Each previous low is important as the stock retracing the uptrend it was in. I plot out on the chart the previous lows. Since we are already through the most recent lows, the next low is at $70.68. This goes back to March and I have labeled this the 1st low.

The second low goes to Jan 28 2011 when the stock reached $69.42.

The third low is $67.51 which occurred Jan 20 2011.

Of other significance is the Dec 16th crash which saw the stock fall to $66.59. Presently VISA is below the 200 day average and it looks like the 20 day SMA is going to cross the 50 day EMA. This is a pretty bearish sign.

On top of all this, the Ultimate Oscillator is at 42.09 which shows the stock is under pressure and falling. MACD is decidedly negative at -0.51. While both are momentum followers, they also are pretty good at indicating investor sentiment and stock direction, which for now appears to be down.

Looking at my charts and the options available to sell, I see that the $65 strike for September has a 2.3% return. The stock has also not been that low for the past 12 months.

VISA stock chart 2010-2011

I could wait a while to see how low VISA stock could fall over the next few weeks, or I could take my capital and sell some puts now and hold for a while longer, before selling more puts.

At $65, the stock looks fantastic. In my opinion not only does the stock look very strong at $65, but I think the chance of the stock falling this low is not great AND if it did, I will be getting the stock at the lowest level for the entire past 12 month period.

The question then is, will this market downturn, become nasty and move stocks a lot lower than anyone expects? Aside from the Greek debt crisis, I don't think stocks can fall more than 20%. At 20% that would be a serious correction.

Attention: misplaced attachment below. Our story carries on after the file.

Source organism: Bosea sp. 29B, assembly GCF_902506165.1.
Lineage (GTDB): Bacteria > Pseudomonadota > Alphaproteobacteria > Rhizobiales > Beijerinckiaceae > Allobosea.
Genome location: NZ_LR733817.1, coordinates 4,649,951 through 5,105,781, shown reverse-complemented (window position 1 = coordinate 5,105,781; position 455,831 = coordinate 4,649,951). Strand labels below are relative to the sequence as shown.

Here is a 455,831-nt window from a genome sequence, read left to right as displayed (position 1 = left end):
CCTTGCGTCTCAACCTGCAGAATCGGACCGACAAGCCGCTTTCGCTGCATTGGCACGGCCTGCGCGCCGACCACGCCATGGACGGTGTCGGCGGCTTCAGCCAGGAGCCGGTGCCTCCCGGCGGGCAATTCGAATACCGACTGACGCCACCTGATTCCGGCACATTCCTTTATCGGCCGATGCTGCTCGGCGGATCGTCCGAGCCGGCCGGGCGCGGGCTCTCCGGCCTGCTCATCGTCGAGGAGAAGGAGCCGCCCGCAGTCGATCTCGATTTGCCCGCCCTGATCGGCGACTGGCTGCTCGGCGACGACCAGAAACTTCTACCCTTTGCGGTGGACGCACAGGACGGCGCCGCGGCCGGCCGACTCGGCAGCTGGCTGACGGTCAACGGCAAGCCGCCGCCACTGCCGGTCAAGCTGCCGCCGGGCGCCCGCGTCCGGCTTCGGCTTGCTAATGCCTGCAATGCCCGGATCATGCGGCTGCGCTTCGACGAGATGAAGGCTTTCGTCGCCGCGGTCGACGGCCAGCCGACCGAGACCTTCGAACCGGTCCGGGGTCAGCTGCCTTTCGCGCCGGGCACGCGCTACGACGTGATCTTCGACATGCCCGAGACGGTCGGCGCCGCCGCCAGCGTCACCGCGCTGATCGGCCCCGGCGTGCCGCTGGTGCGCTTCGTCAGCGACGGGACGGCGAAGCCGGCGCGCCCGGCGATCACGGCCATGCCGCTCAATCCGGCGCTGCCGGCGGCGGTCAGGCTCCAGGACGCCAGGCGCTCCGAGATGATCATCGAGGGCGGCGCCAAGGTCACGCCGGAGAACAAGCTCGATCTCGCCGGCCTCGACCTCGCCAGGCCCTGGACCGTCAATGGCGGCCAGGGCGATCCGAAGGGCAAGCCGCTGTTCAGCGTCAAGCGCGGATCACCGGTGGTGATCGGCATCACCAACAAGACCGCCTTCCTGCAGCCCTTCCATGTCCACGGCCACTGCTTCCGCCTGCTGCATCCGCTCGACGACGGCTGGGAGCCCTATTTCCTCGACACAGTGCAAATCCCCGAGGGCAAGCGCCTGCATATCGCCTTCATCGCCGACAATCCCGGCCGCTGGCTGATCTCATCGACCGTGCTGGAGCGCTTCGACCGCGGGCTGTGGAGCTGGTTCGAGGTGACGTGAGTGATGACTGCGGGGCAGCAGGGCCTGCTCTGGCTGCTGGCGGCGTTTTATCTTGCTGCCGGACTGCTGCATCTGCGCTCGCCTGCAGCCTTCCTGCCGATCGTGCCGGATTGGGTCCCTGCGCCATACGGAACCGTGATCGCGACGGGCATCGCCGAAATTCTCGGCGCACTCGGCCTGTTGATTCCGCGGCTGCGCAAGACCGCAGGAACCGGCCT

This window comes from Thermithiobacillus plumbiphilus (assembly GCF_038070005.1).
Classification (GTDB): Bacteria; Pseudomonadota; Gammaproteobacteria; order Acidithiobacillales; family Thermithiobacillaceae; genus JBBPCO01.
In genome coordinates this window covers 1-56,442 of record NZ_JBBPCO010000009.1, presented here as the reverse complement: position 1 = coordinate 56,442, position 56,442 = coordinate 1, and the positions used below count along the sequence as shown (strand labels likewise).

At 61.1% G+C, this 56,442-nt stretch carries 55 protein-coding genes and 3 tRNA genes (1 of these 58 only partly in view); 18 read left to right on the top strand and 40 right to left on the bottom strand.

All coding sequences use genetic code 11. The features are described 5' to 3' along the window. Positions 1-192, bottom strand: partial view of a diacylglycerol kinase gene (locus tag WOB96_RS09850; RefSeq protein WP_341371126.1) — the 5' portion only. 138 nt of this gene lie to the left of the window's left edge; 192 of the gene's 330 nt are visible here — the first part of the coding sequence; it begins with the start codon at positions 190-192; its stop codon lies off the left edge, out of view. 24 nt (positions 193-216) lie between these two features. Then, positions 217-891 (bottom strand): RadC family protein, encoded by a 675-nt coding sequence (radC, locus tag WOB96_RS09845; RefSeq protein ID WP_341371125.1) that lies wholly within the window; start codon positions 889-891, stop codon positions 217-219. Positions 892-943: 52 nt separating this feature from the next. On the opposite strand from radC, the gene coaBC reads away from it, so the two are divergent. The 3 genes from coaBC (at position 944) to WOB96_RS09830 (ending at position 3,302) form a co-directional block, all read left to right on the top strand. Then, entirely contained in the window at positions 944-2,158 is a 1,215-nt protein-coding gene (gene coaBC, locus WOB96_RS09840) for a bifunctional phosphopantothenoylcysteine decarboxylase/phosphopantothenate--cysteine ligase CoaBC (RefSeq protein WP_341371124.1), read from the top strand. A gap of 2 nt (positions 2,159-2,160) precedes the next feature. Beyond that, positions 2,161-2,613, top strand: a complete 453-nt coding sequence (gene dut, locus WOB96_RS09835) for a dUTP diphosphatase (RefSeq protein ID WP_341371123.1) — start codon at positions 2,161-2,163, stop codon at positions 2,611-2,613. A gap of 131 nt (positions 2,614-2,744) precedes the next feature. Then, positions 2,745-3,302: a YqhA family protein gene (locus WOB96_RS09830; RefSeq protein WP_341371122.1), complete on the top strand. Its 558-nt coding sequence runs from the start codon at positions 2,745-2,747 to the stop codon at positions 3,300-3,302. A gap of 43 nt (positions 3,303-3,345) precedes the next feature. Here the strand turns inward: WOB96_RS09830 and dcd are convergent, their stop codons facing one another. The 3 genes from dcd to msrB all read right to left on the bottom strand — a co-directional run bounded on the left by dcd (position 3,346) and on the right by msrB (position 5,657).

VISA's most recent high was at $81.00. At $74.40 - the stock is already down 8%. If the stock fell to $65, that would be an additional 12.6%. This would bring the total pull back to 20%. Based on this, I think $65 is a pretty safe strike for me to sell puts against.

In order to add another layer of comfort to my decision to sell the $65 strike, I look at the stock chart during the most recent bear market in 2008 - 2009. Below is VISA's Stock chart for the worst period of the last bear market.

VISA Stock Chart - market collapse 2008 - 2009

I can see that until the panic from Oct 2008 to March 2009, the stock stayed above the $60 value. Then during the crash the stock fell on average between about $45 and $57. It took a market crash to push the stock below $60.00. Meanwhile when Visa began to recover, the move back above $60.00 was swift.

This adds that final layer of comfort. After looking at the above charts, I believe $65 is a pretty decent strike during the summer period, even if the market falls another 10% from here. If VISA falls steeper than expected, I have a nice pile of cash ready to buy some VISA shares at bargain basement prices.

To start off, I sold 5 puts for September $65 at $1.50. I will continue to monitor VISA and sell more puts at $65 if the stock falls over the next few days. I am hoping to sell the August $65 if the premiums reach above $1.00.

This type of charting can be used on any stock to assist an investor in deciding the best balance between risk and reward when selling put or call options, during a market correction or even a bear market.